United States District Court, D. Kansas
MEMORANDUM AND ORDER
MURGUIA United States District Judge
Raytheon Company brings this action pursuant to the Resource
Conservation and Recovery Act (“RCRA”), seeking
injunctive and declaratory relief against defendants NCR
Corporation (“NCR”); CECO, Inc.
(“CECO”); and Maurice J. Edwards, III, as Trustee
of the Maurice J. Edwards, Jr. Generation Skipping Trust
(“Trust”). 42 U.S.C. § 6972(a)(1)(B). The
RCRA authorizes private citizens to bring suit in federal
court against any person “who has contributed or who is
contributing to the past or present handling, storage,
treatment, transportation, or disposal of any solid or
hazardous waste which may present an imminent and substantial
endangerment to health or the environment . . . .”
Plaintiff claims that defendants engaged in industrial
activities at a facility in Wichita, Kansas (“the
Site”), that caused environmental contamination that
may present an imminent and substantial endangerment to
health and the environment. Plaintiff asks the court to
compel defendants to “complete and pay for the
necessary costs of environmental response, investigation,
remediation, cleanup, and monitoring of the contamination . .
. .” (Doc. 1, at 1.) The case is now before the court
on defendants' motions to dismiss (Docs. 9 and 12). The
court first addresses Doc. 12, where defendants CECO and the
Trust ask this court to abstain from asserting jurisdiction
over this case on the basis of primary jurisdiction and
Burford abstention. Burford v. Sun Oil Co.,
319 U.S. 315 (1943).
following facts are taken from plaintiffs complaint and
public records cited by the parties. Defendant CECO and the
Trust bring their motion pursuant to Fed.R.Civ.P. 12(b)(6).
There is some authority for considering materials outside the
pleadings in deciding whether to dismiss based on abstention
and primary jurisdiction grounds. See, e.g., Sierra Club
v. Chesapeake Operating, LLC, 248 F.Supp.3d 1194, 1199
(W.D. Okla. 2017) (citing cases for the proposition that the
court may consider materials outside the pleadings, but
notably in this case, defendants sought to dismiss the
plaintiffs complaint pursuant to both Rule 12(b)(6)
and 12(b)(1)). Nevertheless, because defendants here only
moved to dismiss under Rule 12(b)(6), the court will limit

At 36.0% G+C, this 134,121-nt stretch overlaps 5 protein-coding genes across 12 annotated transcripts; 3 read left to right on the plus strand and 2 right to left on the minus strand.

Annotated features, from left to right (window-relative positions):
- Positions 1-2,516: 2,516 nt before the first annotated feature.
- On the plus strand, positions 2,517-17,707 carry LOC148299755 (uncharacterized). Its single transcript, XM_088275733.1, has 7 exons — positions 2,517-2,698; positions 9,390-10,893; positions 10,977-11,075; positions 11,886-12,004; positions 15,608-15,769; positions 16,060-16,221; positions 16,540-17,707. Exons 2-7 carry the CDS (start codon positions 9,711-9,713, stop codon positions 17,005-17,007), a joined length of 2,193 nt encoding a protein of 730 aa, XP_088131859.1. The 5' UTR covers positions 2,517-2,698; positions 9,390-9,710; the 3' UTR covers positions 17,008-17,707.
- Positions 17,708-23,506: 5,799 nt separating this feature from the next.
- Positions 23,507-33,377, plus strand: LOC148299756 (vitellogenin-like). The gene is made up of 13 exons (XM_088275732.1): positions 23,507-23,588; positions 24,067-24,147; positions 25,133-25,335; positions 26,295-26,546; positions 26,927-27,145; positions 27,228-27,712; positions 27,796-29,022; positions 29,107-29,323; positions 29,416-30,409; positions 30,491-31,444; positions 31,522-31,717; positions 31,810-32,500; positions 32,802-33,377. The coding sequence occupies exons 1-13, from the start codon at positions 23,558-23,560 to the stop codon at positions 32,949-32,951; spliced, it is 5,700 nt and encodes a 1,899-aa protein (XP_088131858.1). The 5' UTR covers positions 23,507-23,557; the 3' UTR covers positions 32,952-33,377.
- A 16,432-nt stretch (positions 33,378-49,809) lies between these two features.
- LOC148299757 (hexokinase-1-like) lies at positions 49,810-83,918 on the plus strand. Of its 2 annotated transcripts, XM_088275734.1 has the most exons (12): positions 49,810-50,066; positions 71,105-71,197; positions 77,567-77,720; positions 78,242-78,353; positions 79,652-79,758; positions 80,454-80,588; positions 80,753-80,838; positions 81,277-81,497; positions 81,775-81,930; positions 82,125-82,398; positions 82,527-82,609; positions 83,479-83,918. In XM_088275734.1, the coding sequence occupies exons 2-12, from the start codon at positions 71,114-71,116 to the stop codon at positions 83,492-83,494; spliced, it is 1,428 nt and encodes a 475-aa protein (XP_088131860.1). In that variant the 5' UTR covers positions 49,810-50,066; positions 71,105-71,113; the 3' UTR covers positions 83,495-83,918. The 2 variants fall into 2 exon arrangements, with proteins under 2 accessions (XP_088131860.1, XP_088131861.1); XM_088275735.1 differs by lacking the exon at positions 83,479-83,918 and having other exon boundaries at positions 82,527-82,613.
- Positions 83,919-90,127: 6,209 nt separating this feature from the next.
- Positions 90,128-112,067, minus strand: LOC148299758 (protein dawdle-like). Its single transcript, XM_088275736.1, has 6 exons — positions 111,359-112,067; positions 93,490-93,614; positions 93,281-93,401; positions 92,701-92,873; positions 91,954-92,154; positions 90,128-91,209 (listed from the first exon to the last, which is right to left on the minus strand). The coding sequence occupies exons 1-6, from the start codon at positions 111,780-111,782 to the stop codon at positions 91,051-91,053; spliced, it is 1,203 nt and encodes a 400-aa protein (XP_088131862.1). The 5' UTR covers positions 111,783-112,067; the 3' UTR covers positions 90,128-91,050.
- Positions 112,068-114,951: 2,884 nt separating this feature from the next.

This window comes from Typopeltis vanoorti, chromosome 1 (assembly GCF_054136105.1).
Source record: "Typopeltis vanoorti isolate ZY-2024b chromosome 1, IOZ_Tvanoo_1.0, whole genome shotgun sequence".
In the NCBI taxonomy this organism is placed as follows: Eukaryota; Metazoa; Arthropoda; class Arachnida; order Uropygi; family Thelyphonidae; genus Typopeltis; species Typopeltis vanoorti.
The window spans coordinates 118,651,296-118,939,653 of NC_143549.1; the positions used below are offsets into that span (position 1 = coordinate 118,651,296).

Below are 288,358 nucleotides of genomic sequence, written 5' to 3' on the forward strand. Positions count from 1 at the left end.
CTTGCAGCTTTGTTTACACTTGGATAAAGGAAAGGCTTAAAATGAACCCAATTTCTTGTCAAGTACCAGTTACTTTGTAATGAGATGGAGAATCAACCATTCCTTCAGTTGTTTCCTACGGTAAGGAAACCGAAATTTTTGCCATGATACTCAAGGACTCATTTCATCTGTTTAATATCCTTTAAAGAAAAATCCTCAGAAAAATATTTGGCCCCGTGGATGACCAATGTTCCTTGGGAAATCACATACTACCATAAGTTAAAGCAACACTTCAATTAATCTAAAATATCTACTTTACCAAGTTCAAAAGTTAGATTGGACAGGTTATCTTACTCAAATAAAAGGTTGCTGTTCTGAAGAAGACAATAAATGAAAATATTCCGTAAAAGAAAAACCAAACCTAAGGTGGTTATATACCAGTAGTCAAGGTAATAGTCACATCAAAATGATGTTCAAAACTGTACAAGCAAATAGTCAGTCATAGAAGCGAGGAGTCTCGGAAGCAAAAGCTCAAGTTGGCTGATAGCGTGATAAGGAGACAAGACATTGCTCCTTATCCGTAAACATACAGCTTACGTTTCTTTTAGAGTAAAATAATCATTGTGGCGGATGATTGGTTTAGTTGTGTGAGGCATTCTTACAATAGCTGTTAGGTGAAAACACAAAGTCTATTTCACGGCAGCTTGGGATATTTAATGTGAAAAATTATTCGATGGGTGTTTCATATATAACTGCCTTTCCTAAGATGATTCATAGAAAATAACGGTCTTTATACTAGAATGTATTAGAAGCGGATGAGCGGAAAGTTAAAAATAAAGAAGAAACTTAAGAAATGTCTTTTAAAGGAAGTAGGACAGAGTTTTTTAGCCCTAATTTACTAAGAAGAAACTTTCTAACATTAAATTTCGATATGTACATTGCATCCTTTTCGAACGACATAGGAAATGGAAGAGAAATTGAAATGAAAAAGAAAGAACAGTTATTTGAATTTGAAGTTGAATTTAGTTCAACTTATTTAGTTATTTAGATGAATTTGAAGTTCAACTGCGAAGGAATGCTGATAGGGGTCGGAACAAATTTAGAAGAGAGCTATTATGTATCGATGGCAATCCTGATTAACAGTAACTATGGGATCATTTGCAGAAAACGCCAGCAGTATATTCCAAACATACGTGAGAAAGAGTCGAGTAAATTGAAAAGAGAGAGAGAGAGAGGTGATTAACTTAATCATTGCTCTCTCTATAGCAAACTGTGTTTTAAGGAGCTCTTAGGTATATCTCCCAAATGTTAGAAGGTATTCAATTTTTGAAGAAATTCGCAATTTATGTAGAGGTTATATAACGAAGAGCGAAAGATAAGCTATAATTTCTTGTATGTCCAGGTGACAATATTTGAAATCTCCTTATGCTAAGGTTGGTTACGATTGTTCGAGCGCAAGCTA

the facts it considers to those in the complaint and in
public records submitted by the parties and pertinent to
following is a brief timeline of events relevant to this
case. The court does not recount in detail plaintiffs
allegations supporting why plaintiff believes other parties
are responsible for contamination at the Site. For purposes
of this decision, it is only important to understand that
plaintiff wants this court to declare others responsible for
the contamination and any remediation; the reasons why are
not critical here.
• 1962-69: Standard Precision, Inc. manufactured
business machines and produced and refurbished precision
aircraft instruments at the Site. The corporation was
dissolved in 1965 and “Standard Precision” later
became a corporate division of its former parent company,
Electronic Communications, Inc. (“ECI”). In 1968,
NCR acquired a controlling interest in ECI.
• 1962-77: NCR and its predecessors leased the Site and
conducted manufacturing operations that contaminated soil and
groundwater at the Site. NCR absorbed the Standard Precision
Division in 1972.
• 1954-62 and 1977-present: CECO and the Trust and their
predecessors conducted heavy tool and die manufacturing at
the Site. This also caused contamination of the Site.
• 1994: During an investigation on a neighboring
property, a plume of volatile organic compounds was found at
the Site. Since that time, the Kansas Department of Health
and Environment (“KDHE”) has conducted several
investigations at the site and has identified various
chemicals of concern at the Site. The United States
Environmental Protection Agency (“EPA”),
defendant NCR, and defendant CECO have also identified
various chemicals of concern at the site.
• May 1, 2006: KDHE reached a settlement with CECO and
the Trust, resolving liability relating to the Site for those
• December 2017: KDHE issued an administrative order to
plaintiff and NCR, requiring investigation and remediation of
contamination at the Site, as well as reimbursement of
KDHE's past costs.
• NCR has refused to comply with KDHE's order. CECO
and the Trust are not named as parties to KDHE's order.
Raytheon claims that it did not cause or contribute to
contamination at the Site.
• The KDHE administrative action is currently stayed
because plaintiff notified the parties that it was ...